Good morning!

Thanks for your suggestions.

Let's take a look at:

Onthemarket (LON:OTMP)

  • Share price: 81.75p (-2%)
  • No. of shares: 64 million
  • Market cap: £52 million

Interim Results

Please note that I own shares in Rightmove (LON:RMV), so I'm not exactly disinterested when it comes to the success or failure of Onthemarket.

This update show good growth in the number of branches listed (up 28% in the year) and excellent growth in traffic, with a 75% increase in the number of site visits.

I also note that its stock of available property has improved, and its stock is now c. 64% of Rightmove's.

It generated far fewer leads per property advertised than Rightmove, but it claims that if you adjust for how much more expensive Rightmove is, that it offers twice as much value (i.e. leads per pound spent).

The rate it uses for this calculation is £331/month, which is the rate at which long-term contracts are offered to agents, for 3 or 5 years.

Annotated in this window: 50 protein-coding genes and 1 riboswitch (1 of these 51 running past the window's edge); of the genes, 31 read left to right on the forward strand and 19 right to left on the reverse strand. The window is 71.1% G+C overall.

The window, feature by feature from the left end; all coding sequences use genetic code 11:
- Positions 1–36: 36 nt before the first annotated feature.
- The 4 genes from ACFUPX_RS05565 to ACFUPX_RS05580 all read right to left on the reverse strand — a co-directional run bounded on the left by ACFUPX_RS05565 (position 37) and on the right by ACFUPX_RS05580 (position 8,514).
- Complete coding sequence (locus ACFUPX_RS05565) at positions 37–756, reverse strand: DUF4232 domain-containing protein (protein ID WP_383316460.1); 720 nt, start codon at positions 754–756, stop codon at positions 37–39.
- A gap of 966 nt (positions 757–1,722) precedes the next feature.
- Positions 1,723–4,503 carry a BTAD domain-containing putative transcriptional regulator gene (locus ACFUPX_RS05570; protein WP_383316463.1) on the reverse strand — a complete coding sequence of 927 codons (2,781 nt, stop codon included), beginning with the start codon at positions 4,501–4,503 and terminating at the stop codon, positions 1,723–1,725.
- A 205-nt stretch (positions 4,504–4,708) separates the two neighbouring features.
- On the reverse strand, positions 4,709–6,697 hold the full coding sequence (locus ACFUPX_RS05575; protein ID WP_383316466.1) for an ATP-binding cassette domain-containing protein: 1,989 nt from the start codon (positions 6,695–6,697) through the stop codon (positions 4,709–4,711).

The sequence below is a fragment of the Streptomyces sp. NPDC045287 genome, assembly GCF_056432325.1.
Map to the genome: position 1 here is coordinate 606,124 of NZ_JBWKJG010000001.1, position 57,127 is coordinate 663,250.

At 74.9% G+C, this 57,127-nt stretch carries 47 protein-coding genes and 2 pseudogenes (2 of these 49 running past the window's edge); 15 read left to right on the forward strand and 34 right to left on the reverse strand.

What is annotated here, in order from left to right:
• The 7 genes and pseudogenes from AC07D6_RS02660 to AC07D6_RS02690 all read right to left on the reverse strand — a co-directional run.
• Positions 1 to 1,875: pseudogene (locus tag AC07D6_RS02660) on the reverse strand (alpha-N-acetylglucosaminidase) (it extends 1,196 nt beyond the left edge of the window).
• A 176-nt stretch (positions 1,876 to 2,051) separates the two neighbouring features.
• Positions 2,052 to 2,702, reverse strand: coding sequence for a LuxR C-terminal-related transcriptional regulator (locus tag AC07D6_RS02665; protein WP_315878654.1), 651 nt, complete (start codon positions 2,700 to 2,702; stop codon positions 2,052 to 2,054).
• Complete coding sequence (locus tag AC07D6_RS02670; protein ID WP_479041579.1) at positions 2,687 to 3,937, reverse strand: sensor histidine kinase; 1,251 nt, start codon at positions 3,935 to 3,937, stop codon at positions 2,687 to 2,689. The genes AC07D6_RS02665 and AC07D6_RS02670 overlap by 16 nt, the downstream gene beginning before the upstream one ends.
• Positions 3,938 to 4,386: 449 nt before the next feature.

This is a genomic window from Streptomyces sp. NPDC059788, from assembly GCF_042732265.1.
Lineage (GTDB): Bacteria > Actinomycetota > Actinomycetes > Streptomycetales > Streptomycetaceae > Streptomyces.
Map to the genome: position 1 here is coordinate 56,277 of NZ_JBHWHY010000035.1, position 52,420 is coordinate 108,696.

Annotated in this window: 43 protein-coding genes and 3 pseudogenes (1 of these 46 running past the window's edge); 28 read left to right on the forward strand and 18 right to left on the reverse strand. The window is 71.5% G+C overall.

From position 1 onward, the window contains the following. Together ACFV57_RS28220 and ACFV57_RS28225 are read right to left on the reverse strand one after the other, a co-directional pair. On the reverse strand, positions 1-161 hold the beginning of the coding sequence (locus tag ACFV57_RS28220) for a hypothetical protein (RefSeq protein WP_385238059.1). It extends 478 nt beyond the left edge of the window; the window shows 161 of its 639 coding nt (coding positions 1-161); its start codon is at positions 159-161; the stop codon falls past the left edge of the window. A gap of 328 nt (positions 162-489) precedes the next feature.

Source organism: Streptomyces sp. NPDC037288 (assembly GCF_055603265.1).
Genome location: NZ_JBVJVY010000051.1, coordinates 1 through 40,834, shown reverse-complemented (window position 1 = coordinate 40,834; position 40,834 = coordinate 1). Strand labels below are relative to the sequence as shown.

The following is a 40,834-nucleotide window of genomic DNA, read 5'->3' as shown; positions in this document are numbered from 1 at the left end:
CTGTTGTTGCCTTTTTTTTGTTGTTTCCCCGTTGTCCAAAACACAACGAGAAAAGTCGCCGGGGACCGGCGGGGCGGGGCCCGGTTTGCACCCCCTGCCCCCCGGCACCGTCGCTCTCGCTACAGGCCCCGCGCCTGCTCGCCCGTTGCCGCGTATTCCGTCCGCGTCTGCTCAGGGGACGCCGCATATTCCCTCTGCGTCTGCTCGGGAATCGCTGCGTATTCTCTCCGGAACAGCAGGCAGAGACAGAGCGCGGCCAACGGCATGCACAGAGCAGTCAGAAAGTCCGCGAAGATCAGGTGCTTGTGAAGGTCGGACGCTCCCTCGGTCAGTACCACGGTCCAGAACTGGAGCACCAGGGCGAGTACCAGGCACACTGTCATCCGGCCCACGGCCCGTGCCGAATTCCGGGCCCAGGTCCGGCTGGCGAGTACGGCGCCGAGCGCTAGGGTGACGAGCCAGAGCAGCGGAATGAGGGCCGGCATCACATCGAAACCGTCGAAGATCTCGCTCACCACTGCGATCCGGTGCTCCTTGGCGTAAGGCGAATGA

It also offers short-term, low-cost contracts at just £203/month.

The bit where I have a big problem is that the revenue under long-term contracts of £331/month comes at a price in terms of share issuance.

The business model is to outcompete Rightmove (which itself was founded by estate agents) by regularly giving "free" shares to estate agents, to get them on board.

That's great for the estate agents, but this regular dilution says to me that it's unlikely to be a high-grade investment.

Indeed, the need to dilute shareholders risks creating a self-fulfilling prophecy, whereby a low market cap (c. £50 million) means that ever greater numbers of shares are needed to incentivise agents to sign up, only serving to make the dilution worse.

OTM recently reported that agents weren't committing to long-term contracts at the rate expected, implying that the existing offer of free shares wasn't enough to get agents on board. Hence, the introduction of short-term, cheaper contracts.


During H1, 1308 branches signed up for long-term contracts, receiving 1.8 million shares in return. That's about 1,400 shares per branch, with value of £1,100 (at 82p each).

That's about 3…

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